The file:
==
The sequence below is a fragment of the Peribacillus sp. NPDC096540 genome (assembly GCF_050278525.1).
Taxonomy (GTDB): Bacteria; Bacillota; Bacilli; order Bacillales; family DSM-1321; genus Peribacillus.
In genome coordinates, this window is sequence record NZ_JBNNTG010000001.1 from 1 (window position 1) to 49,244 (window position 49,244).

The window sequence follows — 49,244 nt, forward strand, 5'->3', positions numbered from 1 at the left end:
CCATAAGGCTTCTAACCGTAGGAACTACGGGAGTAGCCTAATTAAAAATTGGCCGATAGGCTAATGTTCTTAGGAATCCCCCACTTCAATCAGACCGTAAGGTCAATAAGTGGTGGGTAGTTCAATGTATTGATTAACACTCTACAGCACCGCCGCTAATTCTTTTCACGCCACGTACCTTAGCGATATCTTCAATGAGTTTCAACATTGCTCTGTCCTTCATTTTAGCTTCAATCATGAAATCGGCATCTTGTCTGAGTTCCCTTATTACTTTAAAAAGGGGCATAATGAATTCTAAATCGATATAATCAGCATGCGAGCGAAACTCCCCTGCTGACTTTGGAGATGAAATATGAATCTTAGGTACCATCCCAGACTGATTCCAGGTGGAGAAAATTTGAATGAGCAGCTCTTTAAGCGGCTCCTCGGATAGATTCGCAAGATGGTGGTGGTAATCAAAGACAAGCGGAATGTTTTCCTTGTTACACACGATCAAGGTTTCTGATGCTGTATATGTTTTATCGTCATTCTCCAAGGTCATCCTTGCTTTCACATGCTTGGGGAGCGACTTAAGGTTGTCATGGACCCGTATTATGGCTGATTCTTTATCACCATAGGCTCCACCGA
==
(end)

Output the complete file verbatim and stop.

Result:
The sequence below is a fragment of the Peribacillus sp. NPDC096540 genome (assembly GCF_050278525.1).
Taxonomy (GTDB): Bacteria; Bacillota; Bacilli; order Bacillales; family DSM-1321; genus Peribacillus.
In genome coordinates, this window is sequence record NZ_JBNNTG010000001.1 from 1 (window position 1) to 49,244 (window position 49,244).

The window sequence follows — 49,244 nt, forward strand, 5'->3', positions numbered from 1 at the left end:
CCATAAGGCTTCTAACCGTAGGAACTACGGGAGTAGCCTAATTAAAAATTGGCCGATAGGCTAATGTTCTTAGGAATCCCCCACTTCAATCAGACCGTAAGGTCAATAAGTGGTGGGTAGTTCAATGTATTGATTAACACTCTACAGCACCGCCGCTAATTCTTTTCACGCCACGTACCTTAGCGATATCTTCAATGAGTTTCAACATTGCTCTGTCCTTCATTTTAGCTTCAATCATGAAATCGGCATCTTGTCTGAGTTCCCTTATTACTTTAAAAAGGGGCATAATGAATTCTAAATCGATATAATCAGCATGCGAGCGAAACTCCCCTGCTGACTTTGGAGATGAAATATGAATCTTAGGTACCATCCCAGACTGATTCCAGGTGGAGAAAATTTGAATGAGCAGCTCTTTAAGCGGCTCCTCGGATAGATTCGCAAGATGGTGGTGGTAATCAAAGACAAGCGGAATGTTTTCCTTGTTACACACGATCAAGGTTTCTGATGCTGTATATGTTTTATCGTCATTCTCCAAGGTCATCCTTGCTTTCACATGCTTGGGGAGCGACTTAAGGTTGTCATGGACCCGTATTATGGCTGATTCTTTATCACCATAGGCTCCACCGA